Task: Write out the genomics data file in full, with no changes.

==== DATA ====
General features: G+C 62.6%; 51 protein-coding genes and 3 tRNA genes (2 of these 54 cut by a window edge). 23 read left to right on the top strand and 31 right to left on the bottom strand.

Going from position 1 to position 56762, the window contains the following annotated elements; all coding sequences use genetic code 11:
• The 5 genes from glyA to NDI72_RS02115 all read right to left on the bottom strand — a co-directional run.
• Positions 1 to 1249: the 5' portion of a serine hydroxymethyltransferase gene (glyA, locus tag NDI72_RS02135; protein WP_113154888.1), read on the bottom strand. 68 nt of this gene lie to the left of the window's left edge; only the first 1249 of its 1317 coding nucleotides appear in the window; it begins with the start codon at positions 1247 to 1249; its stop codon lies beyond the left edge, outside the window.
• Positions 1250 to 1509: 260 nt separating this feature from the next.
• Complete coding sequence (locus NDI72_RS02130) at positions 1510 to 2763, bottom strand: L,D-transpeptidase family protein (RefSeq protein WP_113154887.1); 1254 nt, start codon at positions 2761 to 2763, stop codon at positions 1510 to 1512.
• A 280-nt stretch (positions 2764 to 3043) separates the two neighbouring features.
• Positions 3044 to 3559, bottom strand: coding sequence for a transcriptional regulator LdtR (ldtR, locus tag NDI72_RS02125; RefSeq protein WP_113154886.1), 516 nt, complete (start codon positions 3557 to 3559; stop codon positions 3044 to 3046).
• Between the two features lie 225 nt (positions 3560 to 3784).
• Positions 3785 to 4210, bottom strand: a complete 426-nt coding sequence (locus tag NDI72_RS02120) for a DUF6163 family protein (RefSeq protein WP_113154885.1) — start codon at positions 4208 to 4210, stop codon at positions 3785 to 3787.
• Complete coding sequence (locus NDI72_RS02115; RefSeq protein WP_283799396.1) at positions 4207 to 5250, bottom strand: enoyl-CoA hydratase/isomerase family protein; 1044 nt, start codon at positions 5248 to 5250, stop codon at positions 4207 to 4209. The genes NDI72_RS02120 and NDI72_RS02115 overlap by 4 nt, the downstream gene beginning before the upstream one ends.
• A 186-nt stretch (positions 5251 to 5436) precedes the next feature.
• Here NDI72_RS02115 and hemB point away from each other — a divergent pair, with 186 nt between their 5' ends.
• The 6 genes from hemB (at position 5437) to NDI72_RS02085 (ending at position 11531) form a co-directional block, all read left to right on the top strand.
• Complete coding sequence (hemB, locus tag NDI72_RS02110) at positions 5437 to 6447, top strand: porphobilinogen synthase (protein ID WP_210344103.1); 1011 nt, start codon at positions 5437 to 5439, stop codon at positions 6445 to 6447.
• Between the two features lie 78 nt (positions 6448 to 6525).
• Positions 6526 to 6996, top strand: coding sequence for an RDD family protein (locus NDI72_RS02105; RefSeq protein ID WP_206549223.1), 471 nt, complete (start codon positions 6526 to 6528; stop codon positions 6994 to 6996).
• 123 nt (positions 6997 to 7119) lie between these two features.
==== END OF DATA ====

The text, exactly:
General features: G+C 62.6%; 51 protein-coding genes and 3 tRNA genes (2 of these 54 cut by a window edge). 23 read left to right on the top strand and 31 right to left on the bottom strand.

Going from position 1 to position 56762, the window contains the following annotated elements; all coding sequences use genetic code 11:
• The 5 genes from glyA to NDI72_RS02115 all read right to left on the bottom strand — a co-directional run.
• Positions 1 to 1249: the 5' portion of a serine hydroxymethyltransferase gene (glyA, locus tag NDI72_RS02135; protein WP_113154888.1), read on the bottom strand. 68 nt of this gene lie to the left of the window's left edge; only the first 1249 of its 1317 coding nucleotides appear in the window; it begins with the start codon at positions 1247 to 1249; its stop codon lies beyond the left edge, outside the window.
• Positions 1250 to 1509: 260 nt separating this feature from the next.
• Complete coding sequence (locus NDI72_RS02130) at positions 1510 to 2763, bottom strand: L,D-transpeptidase family protein (RefSeq protein WP_113154887.1); 1254 nt, start codon at positions 2761 to 2763, stop codon at positions 1510 to 1512.
• A 280-nt stretch (positions 2764 to 3043) separates the two neighbouring features.
• Positions 3044 to 3559, bottom strand: coding sequence for a transcriptional regulator LdtR (ldtR, locus tag NDI72_RS02125; RefSeq protein WP_113154886.1), 516 nt, complete (start codon positions 3557 to 3559; stop codon positions 3044 to 3046).
• Between the two features lie 225 nt (positions 3560 to 3784).
• Positions 3785 to 4210, bottom strand: a complete 426-nt coding sequence (locus tag NDI72_RS02120) for a DUF6163 family protein (RefSeq protein WP_113154885.1) — start codon at positions 4208 to 4210, stop codon at positions 3785 to 3787.
• Complete coding sequence (locus NDI72_RS02115; RefSeq protein WP_283799396.1) at positions 4207 to 5250, bottom strand: enoyl-CoA hydratase/isomerase family protein; 1044 nt, start codon at positions 5248 to 5250, stop codon at positions 4207 to 4209. The genes NDI72_RS02120 and NDI72_RS02115 overlap by 4 nt, the downstream gene beginning before the upstream one ends.
• A 186-nt stretch (positions 5251 to 5436) precedes the next feature.
• Here NDI72_RS02115 and hemB point away from each other — a divergent pair, with 186 nt between their 5' ends.
• The 6 genes from hemB (at position 5437) to NDI72_RS02085 (ending at position 11531) form a co-directional block, all read left to right on the top strand.
• Complete coding sequence (hemB, locus tag NDI72_RS02110) at positions 5437 to 6447, top strand: porphobilinogen synthase (protein ID WP_210344103.1); 1011 nt, start codon at positions 5437 to 5439, stop codon at positions 6445 to 6447.
• Between the two features lie 78 nt (positions 6448 to 6525).
• Positions 6526 to 6996, top strand: coding sequence for an RDD family protein (locus NDI72_RS02105; RefSeq protein ID WP_206549223.1), 471 nt, complete (start codon positions 6526 to 6528; stop codon positions 6994 to 6996).
• 123 nt (positions 6997 to 7119) lie between these two features.